A short Review on Digital Signatures
by Joe Guerra, Cybersecurity Instructor, Hallmark University
The fundamentals of data security are defined as applying techniques, procedures and other means to protect the confidentiality, availability, and integrity of information. Most of the time the focused scenario is keeping the attackers at a distance, and adding barriers around the information. These barriers vary from physical property fences to technology firewalls to do the job.
Whereas these defenses are essential, what about applying an additional factor that would make the information fruitless to the attacker? What if the data was gibberish in such a way that only the authorized entities can view it while the infiltrators could not? This is the kind of security that cryptography offers: it hides the information in a manner that would leave no opportunity for the threat to read it.
Cryptography offers a range and level of security. It provides the basic protections of confidentiality, integrity, authentication, and non-repudiation. The latter two are in a relational category that has been an issue since the dawn of humanity. Some kind of authentication procedure has been in place in civilization since the advent of writing. Although markings, handwritten signatures or seals were sufficient in those ages, in the now, a more relevant process is necessary for an accelerated global interconnected society. As online transactions exponentially rise daily, there is an escalated demand to ensure authenticity, integrity, and non-repudiation of the entities involved, the asset and information exchanged between the parties and a comprehensive secure provisioned agreement process.
So, how do we provide for this need of authentication, integrity, and non-repudiation in today’s digital civilization? The answer lies in a cryptographic component called Digital Signatures. First of all, digital signatures should not be confused with digitized signatures which is essentially an electronic variation of your actual physical signature. Relatively, digital signatures do adhere to the identity of a party to specific information or piece of data. This cryptographic feature is not for the confidentiality aspect of security. Although, it does establish the integrity of the message and authenticate the sender of the data. Digital signatures come from the public key cryptography concept, which is also referred to as asymmetric cryptography. This cryptography provides better authenticity than its counter-part symmetric cryptography.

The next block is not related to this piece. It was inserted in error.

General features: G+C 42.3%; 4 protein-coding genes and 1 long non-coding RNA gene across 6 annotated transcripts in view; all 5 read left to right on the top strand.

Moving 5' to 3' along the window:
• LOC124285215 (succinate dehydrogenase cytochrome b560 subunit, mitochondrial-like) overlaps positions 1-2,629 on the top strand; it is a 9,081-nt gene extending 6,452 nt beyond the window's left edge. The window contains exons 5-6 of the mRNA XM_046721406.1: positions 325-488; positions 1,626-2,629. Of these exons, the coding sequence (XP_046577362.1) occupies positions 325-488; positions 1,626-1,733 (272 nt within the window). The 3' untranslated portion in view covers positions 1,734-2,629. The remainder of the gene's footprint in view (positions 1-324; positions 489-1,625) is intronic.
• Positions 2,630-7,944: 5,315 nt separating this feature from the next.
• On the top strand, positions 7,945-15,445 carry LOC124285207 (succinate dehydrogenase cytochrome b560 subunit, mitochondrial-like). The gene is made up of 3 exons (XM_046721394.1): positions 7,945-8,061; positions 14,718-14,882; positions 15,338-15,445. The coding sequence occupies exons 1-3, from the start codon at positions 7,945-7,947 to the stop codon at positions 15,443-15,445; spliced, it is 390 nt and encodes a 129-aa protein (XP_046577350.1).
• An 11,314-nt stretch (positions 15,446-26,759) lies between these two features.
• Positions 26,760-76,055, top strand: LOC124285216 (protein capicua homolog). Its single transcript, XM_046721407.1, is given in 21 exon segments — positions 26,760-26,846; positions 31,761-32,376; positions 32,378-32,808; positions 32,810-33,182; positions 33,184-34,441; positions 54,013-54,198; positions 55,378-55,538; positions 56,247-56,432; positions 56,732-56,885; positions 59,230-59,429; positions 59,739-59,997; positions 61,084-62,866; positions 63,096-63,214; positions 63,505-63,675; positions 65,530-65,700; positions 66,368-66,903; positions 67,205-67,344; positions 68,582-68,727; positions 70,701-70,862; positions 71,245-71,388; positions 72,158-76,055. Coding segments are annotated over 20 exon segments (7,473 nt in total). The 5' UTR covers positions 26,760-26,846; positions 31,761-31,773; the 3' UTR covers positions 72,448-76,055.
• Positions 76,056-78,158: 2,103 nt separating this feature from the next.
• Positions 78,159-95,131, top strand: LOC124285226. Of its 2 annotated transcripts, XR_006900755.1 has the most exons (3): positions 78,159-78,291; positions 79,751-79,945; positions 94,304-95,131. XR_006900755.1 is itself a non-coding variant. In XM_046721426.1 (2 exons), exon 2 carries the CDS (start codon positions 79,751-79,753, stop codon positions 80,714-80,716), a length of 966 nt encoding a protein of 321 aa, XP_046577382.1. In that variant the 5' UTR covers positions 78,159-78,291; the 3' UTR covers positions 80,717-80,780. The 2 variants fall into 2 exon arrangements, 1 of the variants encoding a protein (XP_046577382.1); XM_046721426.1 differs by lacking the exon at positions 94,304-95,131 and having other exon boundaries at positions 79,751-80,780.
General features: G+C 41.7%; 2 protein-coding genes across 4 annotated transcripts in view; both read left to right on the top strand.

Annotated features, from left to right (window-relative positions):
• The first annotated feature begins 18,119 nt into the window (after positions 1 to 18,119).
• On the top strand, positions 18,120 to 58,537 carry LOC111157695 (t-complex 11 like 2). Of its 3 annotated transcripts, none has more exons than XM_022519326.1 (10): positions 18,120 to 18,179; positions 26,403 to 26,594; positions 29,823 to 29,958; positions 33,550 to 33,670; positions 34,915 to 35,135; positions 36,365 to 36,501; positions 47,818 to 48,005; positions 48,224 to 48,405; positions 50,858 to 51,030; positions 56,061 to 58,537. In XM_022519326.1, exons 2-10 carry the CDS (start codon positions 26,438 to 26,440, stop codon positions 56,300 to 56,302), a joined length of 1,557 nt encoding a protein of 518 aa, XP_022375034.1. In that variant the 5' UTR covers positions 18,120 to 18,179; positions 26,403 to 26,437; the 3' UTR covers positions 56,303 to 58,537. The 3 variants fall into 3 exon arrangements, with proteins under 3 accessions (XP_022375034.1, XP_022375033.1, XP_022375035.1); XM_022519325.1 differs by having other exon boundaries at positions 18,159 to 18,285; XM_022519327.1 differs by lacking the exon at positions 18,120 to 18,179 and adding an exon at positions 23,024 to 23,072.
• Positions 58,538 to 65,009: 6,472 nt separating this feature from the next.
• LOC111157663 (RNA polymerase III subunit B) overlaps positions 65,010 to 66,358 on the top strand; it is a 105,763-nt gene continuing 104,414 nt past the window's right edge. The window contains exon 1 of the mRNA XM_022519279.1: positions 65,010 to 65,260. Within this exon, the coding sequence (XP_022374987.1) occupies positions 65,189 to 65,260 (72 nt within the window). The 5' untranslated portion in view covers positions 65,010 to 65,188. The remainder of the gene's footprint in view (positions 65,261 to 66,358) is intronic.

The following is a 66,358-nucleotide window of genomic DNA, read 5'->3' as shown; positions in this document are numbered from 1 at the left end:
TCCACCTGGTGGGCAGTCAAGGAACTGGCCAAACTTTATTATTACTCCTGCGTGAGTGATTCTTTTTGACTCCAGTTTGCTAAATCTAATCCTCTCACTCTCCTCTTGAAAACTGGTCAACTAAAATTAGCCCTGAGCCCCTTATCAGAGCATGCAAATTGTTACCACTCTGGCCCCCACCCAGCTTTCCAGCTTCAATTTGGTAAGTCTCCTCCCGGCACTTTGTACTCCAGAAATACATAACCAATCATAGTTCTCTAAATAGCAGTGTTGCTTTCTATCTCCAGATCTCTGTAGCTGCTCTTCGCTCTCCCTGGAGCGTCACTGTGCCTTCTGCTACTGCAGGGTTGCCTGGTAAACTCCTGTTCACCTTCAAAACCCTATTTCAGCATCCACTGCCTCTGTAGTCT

What makes symmetric encryption inferior in the authenticity and integrity spectrum? If an individual sends information to a co-worker, the message is encrypted with his secret key and the co-worker, in order to view the message must have the same key for decryption. Now, if the same user wants to send another encrypted message to another individual, another key must be implemented. So, if you factor in copious amounts of colleagues into the equation, the problem lies in keeping track of the keys applied to who. An additional issue is how does the receiver get the copy of the key. E-mailing is not a secure option. In other words, symmetric cryptography does not provide authentication or even non-repudiation. Symmetric cryptography works with the use of the same key to encrypt and decrypt the content. This is only powerful against attacks if you securely store away the key.